Embodiments of the subject matter described in this specification can be implemented in a computing system that includes a back end component, e.g., as a data server, or that includes a middleware component, e.g., an application server, or that includes a front end component, e.g., a client computer having a graphical user interface or a Web browser through which a user can interact with an implementation of the subject matter described in this specification, or any combination of one or more such back end, middleware, or front end components. The components of the system can be interconnected by any form or medium of digital data communication, e.g., a communication network. Examples of communication networks include a local area network (“LAN”) and a wide area network (“WAN”), an inter-network (e.g., the Internet), and peer-to-peer networks (e.g., ad hoc peer-to-peer networks).

A system of one or more computers can be configured to perform particular operations or actions by virtue of having software, firmware, hardware, or a combination of them installed on the system that in operation causes or cause the system to perform the actions. One or more computer programs can be configured to perform particular operations or actions by virtue of including instructions that, when executed by data processing apparatus, cause the apparatus to perform the actions.

The computing system can include clients and servers. A client and server are generally remote from each other and typically interact through a communication network. The relationship of client and server arises by virtue of computer programs running on the respective computers and having a client-server relationship to each other. In some embodiments, a server transmits data (e.g., an HTML page) to a client device (e.g., for purposes of displaying data to and receiving user input from a user interacting with the client device). Data generated at the client device (e.g., a result of the user interaction) can be received from the client device at the server.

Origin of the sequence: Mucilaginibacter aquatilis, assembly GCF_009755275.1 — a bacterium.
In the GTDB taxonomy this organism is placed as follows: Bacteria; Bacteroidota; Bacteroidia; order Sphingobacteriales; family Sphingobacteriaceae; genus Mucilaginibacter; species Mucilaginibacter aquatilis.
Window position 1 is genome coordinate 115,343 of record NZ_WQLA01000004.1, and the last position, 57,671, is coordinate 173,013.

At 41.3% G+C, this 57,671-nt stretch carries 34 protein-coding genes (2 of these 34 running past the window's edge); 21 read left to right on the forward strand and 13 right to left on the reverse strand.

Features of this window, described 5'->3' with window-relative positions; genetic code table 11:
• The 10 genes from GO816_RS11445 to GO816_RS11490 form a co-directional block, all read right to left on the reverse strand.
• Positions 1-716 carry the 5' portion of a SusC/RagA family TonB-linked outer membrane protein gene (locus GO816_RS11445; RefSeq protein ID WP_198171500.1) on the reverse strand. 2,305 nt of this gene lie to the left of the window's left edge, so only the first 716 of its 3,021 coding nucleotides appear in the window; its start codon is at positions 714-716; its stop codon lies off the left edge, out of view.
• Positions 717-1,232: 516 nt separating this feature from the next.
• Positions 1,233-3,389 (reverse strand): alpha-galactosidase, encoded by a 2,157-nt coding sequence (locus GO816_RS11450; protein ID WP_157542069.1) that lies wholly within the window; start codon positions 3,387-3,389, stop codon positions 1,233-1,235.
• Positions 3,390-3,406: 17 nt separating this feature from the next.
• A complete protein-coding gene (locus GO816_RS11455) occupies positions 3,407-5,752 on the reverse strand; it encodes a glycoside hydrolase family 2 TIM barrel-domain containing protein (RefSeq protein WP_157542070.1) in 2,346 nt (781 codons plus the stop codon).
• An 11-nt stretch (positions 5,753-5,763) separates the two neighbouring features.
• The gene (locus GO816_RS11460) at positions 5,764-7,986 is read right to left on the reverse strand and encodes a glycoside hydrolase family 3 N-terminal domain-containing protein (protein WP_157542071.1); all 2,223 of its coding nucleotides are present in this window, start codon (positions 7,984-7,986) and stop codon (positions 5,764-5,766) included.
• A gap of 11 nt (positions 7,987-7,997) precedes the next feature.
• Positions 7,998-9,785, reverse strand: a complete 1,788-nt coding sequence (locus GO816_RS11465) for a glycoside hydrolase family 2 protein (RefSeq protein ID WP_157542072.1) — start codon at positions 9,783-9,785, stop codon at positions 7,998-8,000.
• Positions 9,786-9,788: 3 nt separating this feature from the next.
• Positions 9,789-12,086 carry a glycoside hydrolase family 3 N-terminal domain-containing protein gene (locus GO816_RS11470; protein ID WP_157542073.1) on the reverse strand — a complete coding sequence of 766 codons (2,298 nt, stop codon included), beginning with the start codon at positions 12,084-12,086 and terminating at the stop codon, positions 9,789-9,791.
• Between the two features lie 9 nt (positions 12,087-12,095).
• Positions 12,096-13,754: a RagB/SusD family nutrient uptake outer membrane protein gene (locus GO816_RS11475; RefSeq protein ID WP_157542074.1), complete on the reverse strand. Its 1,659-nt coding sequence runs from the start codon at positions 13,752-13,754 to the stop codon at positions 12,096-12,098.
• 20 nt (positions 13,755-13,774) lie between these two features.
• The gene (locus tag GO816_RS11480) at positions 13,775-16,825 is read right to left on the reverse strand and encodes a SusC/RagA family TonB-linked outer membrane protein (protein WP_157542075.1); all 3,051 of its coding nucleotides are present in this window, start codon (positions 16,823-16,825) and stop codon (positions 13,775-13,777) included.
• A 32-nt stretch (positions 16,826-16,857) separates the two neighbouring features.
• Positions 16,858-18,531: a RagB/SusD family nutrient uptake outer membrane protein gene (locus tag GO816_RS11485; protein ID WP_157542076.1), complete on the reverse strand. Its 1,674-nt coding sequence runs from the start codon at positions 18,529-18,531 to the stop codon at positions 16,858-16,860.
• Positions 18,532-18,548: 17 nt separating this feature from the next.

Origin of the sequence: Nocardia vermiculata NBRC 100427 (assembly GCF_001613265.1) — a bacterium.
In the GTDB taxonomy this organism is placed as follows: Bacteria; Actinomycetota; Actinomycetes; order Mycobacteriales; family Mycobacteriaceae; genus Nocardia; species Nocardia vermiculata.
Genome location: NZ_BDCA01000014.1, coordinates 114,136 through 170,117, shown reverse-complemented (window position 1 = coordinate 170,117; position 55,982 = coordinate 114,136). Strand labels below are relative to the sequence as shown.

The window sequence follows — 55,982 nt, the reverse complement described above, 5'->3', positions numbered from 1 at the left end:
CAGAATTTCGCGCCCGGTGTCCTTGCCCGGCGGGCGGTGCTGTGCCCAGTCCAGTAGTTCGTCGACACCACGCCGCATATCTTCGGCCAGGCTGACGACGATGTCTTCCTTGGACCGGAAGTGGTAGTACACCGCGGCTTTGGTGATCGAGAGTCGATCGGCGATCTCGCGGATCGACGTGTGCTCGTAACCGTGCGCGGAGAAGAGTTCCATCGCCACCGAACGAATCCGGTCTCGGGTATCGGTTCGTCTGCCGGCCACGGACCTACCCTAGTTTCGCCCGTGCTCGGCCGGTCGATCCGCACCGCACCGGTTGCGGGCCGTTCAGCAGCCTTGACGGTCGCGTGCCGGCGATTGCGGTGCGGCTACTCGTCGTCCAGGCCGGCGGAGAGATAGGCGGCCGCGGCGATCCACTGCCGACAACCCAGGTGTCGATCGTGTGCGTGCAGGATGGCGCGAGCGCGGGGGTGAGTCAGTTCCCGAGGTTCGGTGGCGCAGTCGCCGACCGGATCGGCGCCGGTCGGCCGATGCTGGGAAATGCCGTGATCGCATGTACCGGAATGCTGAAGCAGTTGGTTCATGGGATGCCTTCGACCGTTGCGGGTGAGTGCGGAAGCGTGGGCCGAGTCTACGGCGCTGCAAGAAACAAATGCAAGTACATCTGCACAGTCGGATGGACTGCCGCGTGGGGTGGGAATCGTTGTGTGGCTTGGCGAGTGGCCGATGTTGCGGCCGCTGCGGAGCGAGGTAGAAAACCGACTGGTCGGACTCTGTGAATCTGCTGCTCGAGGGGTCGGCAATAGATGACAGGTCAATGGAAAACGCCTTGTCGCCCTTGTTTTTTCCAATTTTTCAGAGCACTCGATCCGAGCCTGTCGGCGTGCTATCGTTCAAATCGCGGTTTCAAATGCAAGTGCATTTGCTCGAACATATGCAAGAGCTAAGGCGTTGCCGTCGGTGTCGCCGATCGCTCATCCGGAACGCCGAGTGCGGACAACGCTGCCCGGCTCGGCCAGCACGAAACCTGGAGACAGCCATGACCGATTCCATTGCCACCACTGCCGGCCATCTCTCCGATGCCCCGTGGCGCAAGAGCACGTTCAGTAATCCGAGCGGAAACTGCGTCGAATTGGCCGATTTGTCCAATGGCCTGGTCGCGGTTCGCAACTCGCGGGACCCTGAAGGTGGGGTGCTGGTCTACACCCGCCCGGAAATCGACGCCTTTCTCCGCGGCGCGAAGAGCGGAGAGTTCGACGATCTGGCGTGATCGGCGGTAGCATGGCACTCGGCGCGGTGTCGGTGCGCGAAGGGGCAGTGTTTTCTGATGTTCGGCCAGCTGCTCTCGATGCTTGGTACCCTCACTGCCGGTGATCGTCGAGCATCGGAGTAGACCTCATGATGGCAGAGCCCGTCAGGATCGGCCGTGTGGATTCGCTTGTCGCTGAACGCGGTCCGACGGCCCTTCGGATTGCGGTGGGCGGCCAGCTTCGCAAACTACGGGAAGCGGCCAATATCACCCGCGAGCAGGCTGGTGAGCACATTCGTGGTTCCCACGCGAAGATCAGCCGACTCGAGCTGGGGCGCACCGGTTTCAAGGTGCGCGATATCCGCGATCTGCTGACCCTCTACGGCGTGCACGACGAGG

While this specification contains many specific implementation details, these should not be construed as limitations on the scope of the disclosed subject matter or of what may be claimed, but rather as descriptions of features specific to particular embodiments of the disclosed subject matter. Certain features that are described in this specification in the context of separate embodiments can also be implemented in combination in a single embodiment. Conversely, various features that are described in the context of a single embodiment can also be implemented in multiple embodiments separately or in any suitable subcombination. Moreover, although features may be described above as acting in certain combinations and even initially claimed as such, one or more features from a claimed combination can in some cases be excised from the combination, and the claimed combination may be directed to a subcombination or variation of a subcombination.

Similarly, while operations are depicted in the drawings in a particular order, this should not be understood as requiring that such operations be performed in the particular order shown or in sequential order, or that all illustrated operations be performed, to achieve desirable results. In certain circumstances, multitasking and parallel processing may be advantageous. Moreover, the separation of various system components in the embodiments described above should not be understood as requiring such separation in all embodiments, and it should be understood that the described program components and systems can generally be integrated together in a single software product or packaged into multiple software products.

Thus, particular embodiments of the subject matter have been described. Other embodiments are within the scope of the following claims. In some cases, the actions recited in the claims can be performed in a different order and still achieve desirable results. In addition, the processes depicted in the accompanying figures do not necessarily require the particular order shown, or sequential order, to achieve desirable results. In certain implementations, multitasking and parallel processing may be advantageous.

Claims (42)

What is claimed is:
1. A computer-implemented method comprising: